Who died on the Cross?

Oberland's picture

Hi all,

At our mid week bible study the Pastor said that God (as in the second person of the Trinity) died on the Cross. Instinctively I believed that to be wrong, and so I checked it out, first from the Word and then from trusted sources, I ended up with R.C.Sproul saying that it was impossible for God (the second person of the Trinity) to die, and John Macarthur said that God did die on the cross.I'm hoping that someone could shed some light on the subject.

Thank you


michael_legna's picture

Splitting the union of the two natures is Nestorian heresy

What you suggest (that only His body died on the cross) would fall under the heresy of Nestorius who while he correctly accepted the duality of Christ's natures, he mistakenly extended the distinction between them; and thus he denied that God, as such, could either be born, or suffer and die; but he pressed instead claimed the two natures to be merely a double personality. Instead of theanthropos, or a God-Man, he makes Christ merely a God-bearing man.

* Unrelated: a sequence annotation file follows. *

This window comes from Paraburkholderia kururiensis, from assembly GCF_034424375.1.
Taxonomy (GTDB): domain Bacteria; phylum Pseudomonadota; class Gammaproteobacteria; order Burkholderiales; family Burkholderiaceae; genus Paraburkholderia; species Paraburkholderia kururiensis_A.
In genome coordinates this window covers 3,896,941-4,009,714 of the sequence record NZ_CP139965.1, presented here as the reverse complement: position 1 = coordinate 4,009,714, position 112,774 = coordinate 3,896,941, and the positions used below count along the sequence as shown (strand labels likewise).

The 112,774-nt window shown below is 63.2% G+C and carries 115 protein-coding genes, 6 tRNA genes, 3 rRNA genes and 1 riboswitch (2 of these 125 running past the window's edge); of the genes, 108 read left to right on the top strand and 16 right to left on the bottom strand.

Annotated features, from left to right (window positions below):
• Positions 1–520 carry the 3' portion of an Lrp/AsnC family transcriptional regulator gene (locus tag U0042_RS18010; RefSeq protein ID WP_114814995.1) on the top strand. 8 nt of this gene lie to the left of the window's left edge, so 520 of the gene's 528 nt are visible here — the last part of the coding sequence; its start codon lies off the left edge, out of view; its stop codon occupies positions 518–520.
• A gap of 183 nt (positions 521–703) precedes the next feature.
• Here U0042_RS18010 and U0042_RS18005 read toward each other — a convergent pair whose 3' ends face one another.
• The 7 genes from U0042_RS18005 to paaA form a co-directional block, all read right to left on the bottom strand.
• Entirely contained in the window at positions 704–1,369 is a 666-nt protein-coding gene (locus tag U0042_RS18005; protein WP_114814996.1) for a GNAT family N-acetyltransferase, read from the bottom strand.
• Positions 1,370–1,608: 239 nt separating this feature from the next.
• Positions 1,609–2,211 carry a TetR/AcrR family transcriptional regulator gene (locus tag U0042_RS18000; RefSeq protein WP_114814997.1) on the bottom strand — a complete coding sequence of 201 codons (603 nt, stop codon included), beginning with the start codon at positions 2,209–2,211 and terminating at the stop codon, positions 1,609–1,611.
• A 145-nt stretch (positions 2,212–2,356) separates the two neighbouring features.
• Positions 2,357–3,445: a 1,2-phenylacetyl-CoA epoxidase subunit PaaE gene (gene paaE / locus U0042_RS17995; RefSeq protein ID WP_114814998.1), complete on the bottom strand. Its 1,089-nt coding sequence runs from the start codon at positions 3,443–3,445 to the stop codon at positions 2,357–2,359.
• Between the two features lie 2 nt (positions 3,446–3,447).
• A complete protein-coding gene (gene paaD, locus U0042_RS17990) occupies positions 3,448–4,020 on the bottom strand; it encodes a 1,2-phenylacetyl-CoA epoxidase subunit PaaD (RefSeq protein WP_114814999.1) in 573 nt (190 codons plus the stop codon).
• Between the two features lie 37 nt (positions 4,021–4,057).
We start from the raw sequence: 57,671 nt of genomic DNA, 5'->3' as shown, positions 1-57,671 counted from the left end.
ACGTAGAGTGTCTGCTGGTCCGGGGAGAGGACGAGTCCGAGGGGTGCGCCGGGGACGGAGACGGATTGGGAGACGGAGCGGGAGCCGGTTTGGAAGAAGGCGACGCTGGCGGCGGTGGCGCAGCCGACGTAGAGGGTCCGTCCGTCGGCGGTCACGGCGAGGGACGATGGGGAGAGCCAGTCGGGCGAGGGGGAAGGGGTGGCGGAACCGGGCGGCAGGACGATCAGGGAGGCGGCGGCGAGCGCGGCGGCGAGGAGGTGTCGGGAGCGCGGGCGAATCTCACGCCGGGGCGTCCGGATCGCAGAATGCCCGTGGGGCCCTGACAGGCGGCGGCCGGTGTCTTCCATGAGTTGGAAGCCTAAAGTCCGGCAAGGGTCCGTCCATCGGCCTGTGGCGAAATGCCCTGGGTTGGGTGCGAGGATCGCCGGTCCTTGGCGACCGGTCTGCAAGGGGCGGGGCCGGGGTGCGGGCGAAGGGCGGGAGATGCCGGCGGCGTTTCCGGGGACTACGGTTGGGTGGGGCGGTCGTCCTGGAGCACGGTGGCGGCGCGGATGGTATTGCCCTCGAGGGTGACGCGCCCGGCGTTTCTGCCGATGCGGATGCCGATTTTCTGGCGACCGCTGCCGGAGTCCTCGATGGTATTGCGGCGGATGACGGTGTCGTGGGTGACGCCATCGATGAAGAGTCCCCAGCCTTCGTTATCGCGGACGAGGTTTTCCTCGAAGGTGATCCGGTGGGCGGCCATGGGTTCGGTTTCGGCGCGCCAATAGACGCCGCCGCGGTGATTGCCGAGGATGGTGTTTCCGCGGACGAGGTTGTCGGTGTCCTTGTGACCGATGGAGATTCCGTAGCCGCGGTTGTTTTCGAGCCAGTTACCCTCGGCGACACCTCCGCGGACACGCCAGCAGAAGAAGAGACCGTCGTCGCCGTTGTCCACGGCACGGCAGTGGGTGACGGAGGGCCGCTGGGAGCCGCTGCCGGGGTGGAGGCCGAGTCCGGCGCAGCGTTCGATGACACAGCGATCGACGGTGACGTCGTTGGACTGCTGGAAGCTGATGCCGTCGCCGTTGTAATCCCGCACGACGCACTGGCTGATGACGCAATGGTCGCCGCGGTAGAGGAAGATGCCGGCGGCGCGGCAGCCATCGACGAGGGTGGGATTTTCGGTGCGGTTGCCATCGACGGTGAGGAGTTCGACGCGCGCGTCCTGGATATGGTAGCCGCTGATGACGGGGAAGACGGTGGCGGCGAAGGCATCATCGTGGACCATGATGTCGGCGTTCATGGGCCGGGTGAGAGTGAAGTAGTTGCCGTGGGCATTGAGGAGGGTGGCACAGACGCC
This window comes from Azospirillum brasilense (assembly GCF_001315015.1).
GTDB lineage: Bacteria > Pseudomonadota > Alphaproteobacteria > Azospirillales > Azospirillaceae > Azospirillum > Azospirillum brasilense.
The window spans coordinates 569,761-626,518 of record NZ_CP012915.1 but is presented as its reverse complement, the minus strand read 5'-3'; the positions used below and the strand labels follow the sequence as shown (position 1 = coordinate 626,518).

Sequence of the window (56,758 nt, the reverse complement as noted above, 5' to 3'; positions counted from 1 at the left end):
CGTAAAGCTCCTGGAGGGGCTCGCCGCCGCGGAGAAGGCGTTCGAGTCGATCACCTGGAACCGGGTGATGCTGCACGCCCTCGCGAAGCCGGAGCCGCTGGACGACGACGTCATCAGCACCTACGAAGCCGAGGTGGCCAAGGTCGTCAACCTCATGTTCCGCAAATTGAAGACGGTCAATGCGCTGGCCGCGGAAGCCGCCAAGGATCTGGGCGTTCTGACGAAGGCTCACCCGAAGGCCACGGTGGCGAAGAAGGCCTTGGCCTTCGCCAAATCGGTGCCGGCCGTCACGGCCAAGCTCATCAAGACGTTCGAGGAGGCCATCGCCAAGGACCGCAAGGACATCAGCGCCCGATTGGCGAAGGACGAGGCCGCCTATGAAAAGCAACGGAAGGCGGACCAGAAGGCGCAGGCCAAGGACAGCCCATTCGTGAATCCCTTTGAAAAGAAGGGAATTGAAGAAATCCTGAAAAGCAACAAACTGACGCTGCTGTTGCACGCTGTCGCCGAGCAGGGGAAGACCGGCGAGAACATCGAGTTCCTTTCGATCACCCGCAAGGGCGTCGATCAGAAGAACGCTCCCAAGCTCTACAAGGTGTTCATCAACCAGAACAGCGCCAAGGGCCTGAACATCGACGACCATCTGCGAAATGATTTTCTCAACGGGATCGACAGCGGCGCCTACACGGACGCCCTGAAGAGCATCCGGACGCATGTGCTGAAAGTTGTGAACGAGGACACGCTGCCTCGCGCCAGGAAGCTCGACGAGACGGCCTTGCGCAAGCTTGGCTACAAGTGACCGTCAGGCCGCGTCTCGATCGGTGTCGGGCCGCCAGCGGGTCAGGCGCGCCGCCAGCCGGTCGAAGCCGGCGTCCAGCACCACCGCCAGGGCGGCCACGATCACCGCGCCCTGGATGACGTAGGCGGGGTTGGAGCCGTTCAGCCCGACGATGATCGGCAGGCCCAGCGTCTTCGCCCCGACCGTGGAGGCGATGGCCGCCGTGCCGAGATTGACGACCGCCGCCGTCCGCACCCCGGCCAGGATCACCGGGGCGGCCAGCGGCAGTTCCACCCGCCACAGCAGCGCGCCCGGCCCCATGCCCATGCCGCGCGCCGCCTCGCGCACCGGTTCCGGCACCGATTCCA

The teachings of Nestorius were condemned by the Council of Ephesus in 431.

The confessions of the Council of Ephesus (431), composed by Theodoret says:
"Our Lord Jesus Christ, the only begotten Son of God, is perfect God and perfect man, of a reasonable soul and body subsisting; as to his manhood, born of the Virgin Mary… of the same essence with the Father as to his Godhead, and of the same substance with us as to his manhood; for two natures are united with one another. Therefore we confess ONE Christ, ONE Lord, and ONE Son. By reason of this union, which yet is without confusion, we also confess that the holy Virgin is mother of God, because God the Logos was made flesh and man, and united with himself the temple even from the conception; which temple he took from the Virgin."

I don't say this in an attempt to make an appeal to authority, only as a means of pointing you to where you could do the reading and research to see how the Church defends the idea of God - Jesus dying on the cross as well as His human body. You can read the statements from the Council of Ephesus (along with the one I provided above) and also the writings of Pope Leo the Great whose reign follows right on the heels of this Council and so covered this often and in great detail.

When you say that the only reason we see he died is only to prove to the world that he could give himself to the sin of all people then we have another problem. That is what good would the death of one man (since you claim only his human nature died) do for the sins of the world. The death of one man for the sins and therefore the death of all men (since that is the punishment for sin) simply is not enough to satisfy the perfect justice demanded by God.